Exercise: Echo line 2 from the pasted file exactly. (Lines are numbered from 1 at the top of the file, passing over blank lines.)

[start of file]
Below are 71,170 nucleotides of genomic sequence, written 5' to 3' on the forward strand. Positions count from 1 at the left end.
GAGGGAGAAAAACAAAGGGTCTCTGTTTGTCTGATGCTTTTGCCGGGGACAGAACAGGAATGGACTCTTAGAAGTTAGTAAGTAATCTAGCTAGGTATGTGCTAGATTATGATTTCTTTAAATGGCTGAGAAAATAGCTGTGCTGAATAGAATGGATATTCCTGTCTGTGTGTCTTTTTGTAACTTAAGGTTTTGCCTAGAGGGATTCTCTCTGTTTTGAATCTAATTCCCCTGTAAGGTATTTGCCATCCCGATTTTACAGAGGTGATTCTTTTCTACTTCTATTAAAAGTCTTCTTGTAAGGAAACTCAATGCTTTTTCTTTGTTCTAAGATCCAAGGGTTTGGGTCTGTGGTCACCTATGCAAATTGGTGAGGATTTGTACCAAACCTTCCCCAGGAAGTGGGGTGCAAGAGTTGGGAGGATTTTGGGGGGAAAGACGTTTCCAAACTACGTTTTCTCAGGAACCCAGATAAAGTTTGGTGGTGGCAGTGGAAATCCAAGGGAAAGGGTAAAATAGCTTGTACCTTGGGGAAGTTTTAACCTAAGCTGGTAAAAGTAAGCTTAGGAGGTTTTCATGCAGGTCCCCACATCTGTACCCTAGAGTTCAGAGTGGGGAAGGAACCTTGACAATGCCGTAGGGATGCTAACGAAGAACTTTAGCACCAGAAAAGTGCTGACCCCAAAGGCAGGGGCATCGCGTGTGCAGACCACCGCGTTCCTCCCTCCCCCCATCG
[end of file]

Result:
GAGGGAGAAAAACAAAGGGTCTCTGTTTGTCTGATGCTTTTGCCGGGGACAGAACAGGAATGGACTCTTAGAAGTTAGTAAGTAATCTAGCTAGGTATGTGCTAGATTATGATTTCTTTAAATGGCTGAGAAAATAGCTGTGCTGAATAGAATGGATATTCCTGTCTGTGTGTCTTTTTGTAACTTAAGGTTTTGCCTAGAGGGATTCTCTCTGTTTTGAATCTAATTCCCCTGTAAGGTATTTGCCATCCCGATTTTACAGAGGTGATTCTTTTCTACTTCTATTAAAAGTCTTCTTGTAAGGAAACTCAATGCTTTTTCTTTGTTCTAAGATCCAAGGGTTTGGGTCTGTGGTCACCTATGCAAATTGGTGAGGATTTGTACCAAACCTTCCCCAGGAAGTGGGGTGCAAGAGTTGGGAGGATTTTGGGGGGAAAGACGTTTCCAAACTACGTTTTCTCAGGAACCCAGATAAAGTTTGGTGGTGGCAGTGGAAATCCAAGGGAAAGGGTAAAATAGCTTGTACCTTGGGGAAGTTTTAACCTAAGCTGGTAAAAGTAAGCTTAGGAGGTTTTCATGCAGGTCCCCACATCTGTACCCTAGAGTTCAGAGTGGGGAAGGAACCTTGACAATGCCGTAGGGATGCTAACGAAGAACTTTAGCACCAGAAAAGTGCTGACCCCAAAGGCAGGGGCATCGCGTGTGCAGACCACCGCGTTCCTCCCTCCCCCCATCG